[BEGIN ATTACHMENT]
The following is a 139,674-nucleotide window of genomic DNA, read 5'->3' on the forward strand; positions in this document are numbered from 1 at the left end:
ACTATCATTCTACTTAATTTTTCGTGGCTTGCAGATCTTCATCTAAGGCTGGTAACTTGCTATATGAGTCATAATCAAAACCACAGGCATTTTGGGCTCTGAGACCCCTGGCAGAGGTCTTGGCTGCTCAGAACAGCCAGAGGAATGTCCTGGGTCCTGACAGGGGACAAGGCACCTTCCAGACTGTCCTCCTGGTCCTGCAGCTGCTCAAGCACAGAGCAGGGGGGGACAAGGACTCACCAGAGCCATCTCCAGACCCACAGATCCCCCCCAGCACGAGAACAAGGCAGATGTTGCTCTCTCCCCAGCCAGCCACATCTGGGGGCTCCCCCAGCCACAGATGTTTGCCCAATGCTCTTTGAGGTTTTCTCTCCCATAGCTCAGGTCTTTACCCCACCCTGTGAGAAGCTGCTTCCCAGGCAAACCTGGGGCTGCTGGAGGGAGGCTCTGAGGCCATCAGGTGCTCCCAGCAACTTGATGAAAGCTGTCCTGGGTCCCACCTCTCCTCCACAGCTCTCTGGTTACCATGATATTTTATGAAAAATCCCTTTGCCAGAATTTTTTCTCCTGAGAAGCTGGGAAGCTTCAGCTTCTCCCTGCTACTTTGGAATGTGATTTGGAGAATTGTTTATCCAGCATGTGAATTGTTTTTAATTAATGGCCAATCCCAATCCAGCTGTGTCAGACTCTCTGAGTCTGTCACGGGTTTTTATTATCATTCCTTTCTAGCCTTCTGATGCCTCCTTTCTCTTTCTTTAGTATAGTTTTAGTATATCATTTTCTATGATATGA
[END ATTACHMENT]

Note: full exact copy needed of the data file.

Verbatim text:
The following is a 139,674-nucleotide window of genomic DNA, read 5'->3' on the forward strand; positions in this document are numbered from 1 at the left end:
ACTATCATTCTACTTAATTTTTCGTGGCTTGCAGATCTTCATCTAAGGCTGGTAACTTGCTATATGAGTCATAATCAAAACCACAGGCATTTTGGGCTCTGAGACCCCTGGCAGAGGTCTTGGCTGCTCAGAACAGCCAGAGGAATGTCCTGGGTCCTGACAGGGGACAAGGCACCTTCCAGACTGTCCTCCTGGTCCTGCAGCTGCTCAAGCACAGAGCAGGGGGGGACAAGGACTCACCAGAGCCATCTCCAGACCCACAGATCCCCCCCAGCACGAGAACAAGGCAGATGTTGCTCTCTCCCCAGCCAGCCACATCTGGGGGCTCCCCCAGCCACAGATGTTTGCCCAATGCTCTTTGAGGTTTTCTCTCCCATAGCTCAGGTCTTTACCCCACCCTGTGAGAAGCTGCTTCCCAGGCAAACCTGGGGCTGCTGGAGGGAGGCTCTGAGGCCATCAGGTGCTCCCAGCAACTTGATGAAAGCTGTCCTGGGTCCCACCTCTCCTCCACAGCTCTCTGGTTACCATGATATTTTATGAAAAATCCCTTTGCCAGAATTTTTTCTCCTGAGAAGCTGGGAAGCTTCAGCTTCTCCCTGCTACTTTGGAATGTGATTTGGAGAATTGTTTATCCAGCATGTGAATTGTTTTTAATTAATGGCCAATCCCAATCCAGCTGTGTCAGACTCTCTGAGTCTGTCACGGGTTTTTATTATCATTCCTTTCTAGCCTTCTGATGCCTCCTTTCTCTTTCTTTAGTATAGTTTTAGTATATCATTTTCTATGATATGA